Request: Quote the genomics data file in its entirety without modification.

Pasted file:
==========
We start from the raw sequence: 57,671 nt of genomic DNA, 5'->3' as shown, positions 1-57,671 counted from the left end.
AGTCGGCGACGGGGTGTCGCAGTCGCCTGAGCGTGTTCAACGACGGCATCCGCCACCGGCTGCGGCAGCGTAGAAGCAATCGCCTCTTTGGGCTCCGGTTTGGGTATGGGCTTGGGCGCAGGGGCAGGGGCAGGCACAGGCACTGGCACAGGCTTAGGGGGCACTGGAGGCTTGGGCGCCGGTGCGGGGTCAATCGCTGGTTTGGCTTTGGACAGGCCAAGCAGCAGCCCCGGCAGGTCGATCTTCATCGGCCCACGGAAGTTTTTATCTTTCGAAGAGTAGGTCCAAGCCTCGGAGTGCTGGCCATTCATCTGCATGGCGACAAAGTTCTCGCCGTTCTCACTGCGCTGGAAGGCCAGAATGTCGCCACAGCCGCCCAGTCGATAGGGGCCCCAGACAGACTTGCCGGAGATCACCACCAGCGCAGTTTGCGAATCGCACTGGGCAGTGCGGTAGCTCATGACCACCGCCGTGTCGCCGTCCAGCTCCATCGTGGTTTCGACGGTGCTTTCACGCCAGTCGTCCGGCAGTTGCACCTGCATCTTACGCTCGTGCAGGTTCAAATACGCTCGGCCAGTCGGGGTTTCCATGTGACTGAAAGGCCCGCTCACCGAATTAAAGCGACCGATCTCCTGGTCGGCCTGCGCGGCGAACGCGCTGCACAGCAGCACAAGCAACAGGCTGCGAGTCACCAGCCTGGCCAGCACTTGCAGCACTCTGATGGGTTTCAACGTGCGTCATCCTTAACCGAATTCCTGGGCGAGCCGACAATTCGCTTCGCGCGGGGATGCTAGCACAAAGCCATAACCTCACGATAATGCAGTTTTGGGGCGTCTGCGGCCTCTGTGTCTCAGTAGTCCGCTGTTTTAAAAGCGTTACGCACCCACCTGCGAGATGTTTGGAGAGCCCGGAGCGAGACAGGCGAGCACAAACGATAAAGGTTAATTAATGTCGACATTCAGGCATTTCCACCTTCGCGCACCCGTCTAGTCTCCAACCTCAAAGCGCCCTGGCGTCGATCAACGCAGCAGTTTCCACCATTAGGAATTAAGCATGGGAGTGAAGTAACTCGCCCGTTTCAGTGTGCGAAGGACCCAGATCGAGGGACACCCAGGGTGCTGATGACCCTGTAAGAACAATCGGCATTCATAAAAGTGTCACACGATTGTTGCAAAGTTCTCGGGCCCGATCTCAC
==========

We start from the raw sequence: 57,671 nt of genomic DNA, 5'->3' as shown, positions 1-57,671 counted from the left end.
AGTCGGCGACGGGGTGTCGCAGTCGCCTGAGCGTGTTCAACGACGGCATCCGCCACCGGCTGCGGCAGCGTAGAAGCAATCGCCTCTTTGGGCTCCGGTTTGGGTATGGGCTTGGGCGCAGGGGCAGGGGCAGGCACAGGCACTGGCACAGGCTTAGGGGGCACTGGAGGCTTGGGCGCCGGTGCGGGGTCAATCGCTGGTTTGGCTTTGGACAGGCCAAGCAGCAGCCCCGGCAGGTCGATCTTCATCGGCCCACGGAAGTTTTTATCTTTCGAAGAGTAGGTCCAAGCCTCGGAGTGCTGGCCATTCATCTGCATGGCGACAAAGTTCTCGCCGTTCTCACTGCGCTGGAAGGCCAGAATGTCGCCACAGCCGCCCAGTCGATAGGGGCCCCAGACAGACTTGCCGGAGATCACCACCAGCGCAGTTTGCGAATCGCACTGGGCAGTGCGGTAGCTCATGACCACCGCCGTGTCGCCGTCCAGCTCCATCGTGGTTTCGACGGTGCTTTCACGCCAGTCGTCCGGCAGTTGCACCTGCATCTTACGCTCGTGCAGGTTCAAATACGCTCGGCCAGTCGGGGTTTCCATGTGACTGAAAGGCCCGCTCACCGAATTAAAGCGACCGATCTCCTGGTCGGCCTGCGCGGCGAACGCGCTGCACAGCAGCACAAGCAACAGGCTGCGAGTCACCAGCCTGGCCAGCACTTGCAGCACTCTGATGGGTTTCAACGTGCGTCATCCTTAACCGAATTCCTGGGCGAGCCGACAATTCGCTTCGCGCGGGGATGCTAGCACAAAGCCATAACCTCACGATAATGCAGTTTTGGGGCGTCTGCGGCCTCTGTGTCTCAGTAGTCCGCTGTTTTAAAAGCGTTACGCACCCACCTGCGAGATGTTTGGAGAGCCCGGAGCGAGACAGGCGAGCACAAACGATAAAGGTTAATTAATGTCGACATTCAGGCATTTCCACCTTCGCGCACCCGTCTAGTCTCCAACCTCAAAGCGCCCTGGCGTCGATCAACGCAGCAGTTTCCACCATTAGGAATTAAGCATGGGAGTGAAGTAACTCGCCCGTTTCAGTGTGCGAAGGACCCAGATCGAGGGACACCCAGGGTGCTGATGACCCTGTAAGAACAATCGGCATTCATAAAAGTGTCACACGATTGTTGCAAAGTTCTCGGGCCCGATCTCAC